I hear a lot of bread is buttered from the long game output of repeat business. And logically it makes sense. A little bit spent over a long period of time can eventually amount to much more than a one time impulse splurge. I know it’s not uncommon for established regulars to come through upon request on nights when the only people in the club are other bored baddies prancing around in sparkly g-strings and the crotchety house staff. I also know regulars are not for me.

From what I’ve gleaned from other strippers, and the second and third visits of my own repeat customers, is that it is rare, like hitting the lottery rare, that a repeat customer does not eventually demand a shit ton of emotional labor. While I respect the hell out of folks who are able to work this way, something has never sat right with me about courting a long term “regular” relationship for its potential payout. Even if the payout might come with lavish gifts or absolved debt.

It’s not that I consider there to be a “right or wrong” way to work as a stripper. Lord knows I have done what I felt I had to to get my bag. I have weighed many risky situations and sometimes chosen the less safe option more times than I care to admit. I am not proud or ashamed of these decisions. Though I recognize the potential harm they’ve brought me closer to. I can also see in retrospect that if I had the tools then that I have now I probably would have made safer choices. But you only know what you know at the time. No, this is not about morality, so much as it’s about how I’ve learned that the labor, particularly heavy emotional labor I’ve performed at the club has crossed over and deeply effected my personal life.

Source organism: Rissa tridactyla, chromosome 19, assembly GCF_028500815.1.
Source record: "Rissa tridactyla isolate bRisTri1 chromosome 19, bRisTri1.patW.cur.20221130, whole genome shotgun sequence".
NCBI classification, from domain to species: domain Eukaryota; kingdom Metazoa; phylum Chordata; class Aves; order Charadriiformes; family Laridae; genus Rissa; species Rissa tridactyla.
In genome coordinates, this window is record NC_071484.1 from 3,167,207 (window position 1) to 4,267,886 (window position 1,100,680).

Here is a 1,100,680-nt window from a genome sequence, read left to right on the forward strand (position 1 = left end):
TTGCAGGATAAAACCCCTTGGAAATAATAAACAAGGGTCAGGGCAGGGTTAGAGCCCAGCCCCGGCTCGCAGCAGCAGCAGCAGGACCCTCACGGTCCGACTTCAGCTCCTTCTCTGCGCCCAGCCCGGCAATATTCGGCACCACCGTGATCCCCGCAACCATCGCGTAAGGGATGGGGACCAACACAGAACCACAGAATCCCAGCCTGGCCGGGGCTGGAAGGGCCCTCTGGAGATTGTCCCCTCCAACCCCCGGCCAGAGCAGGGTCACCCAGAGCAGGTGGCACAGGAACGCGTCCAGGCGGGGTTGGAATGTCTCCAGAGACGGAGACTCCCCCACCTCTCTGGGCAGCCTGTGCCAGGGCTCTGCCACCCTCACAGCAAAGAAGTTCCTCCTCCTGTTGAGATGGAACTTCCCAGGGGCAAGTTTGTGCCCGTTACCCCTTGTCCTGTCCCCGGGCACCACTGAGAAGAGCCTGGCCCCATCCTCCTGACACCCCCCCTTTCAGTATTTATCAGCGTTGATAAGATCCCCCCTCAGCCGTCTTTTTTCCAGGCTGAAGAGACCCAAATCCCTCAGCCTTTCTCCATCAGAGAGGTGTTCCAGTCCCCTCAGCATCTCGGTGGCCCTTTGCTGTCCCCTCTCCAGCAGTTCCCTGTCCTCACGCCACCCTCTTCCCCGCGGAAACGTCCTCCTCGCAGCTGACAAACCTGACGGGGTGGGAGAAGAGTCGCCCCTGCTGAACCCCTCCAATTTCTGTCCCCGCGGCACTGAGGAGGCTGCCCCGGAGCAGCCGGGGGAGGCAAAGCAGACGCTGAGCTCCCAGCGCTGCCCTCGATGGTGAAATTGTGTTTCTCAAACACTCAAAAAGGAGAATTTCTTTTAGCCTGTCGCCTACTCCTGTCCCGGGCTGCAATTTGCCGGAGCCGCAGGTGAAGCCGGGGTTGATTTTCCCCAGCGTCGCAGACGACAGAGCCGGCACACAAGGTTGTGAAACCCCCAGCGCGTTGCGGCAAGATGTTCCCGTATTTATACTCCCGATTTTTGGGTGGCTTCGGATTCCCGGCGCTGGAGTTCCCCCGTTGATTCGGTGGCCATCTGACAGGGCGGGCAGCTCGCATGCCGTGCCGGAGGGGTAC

You see, I used to be convinced that I was hard. From the time I can remember until my mid-thirties I measured this perceived hardness by my emotional flippancy and unavailability. Let’s call it survival skills I picked up from a young age. Minimizing, dismissing, and dissociating were the holy trinity of my tough guy religion and caused me to believe that whatever work bullshit was thrown at me would just roll off my back so long as I got paid. After all money is the great equalizer, right?

But the older I get the more my life experience and efforts to heal shape my perception of this work. Currently at 38 I find that my instincts are razor sharp and my boundaries are no longer defined by a dangling stack of Benjamins. (Which my therapist might argue were never steadfast boundaries in the first place due to how easily I would reorient them if the money was right.) I also find that I am noticeably less tolerant to the excessive therapizing and pedestalling that defines how a lot of customers participate at the club.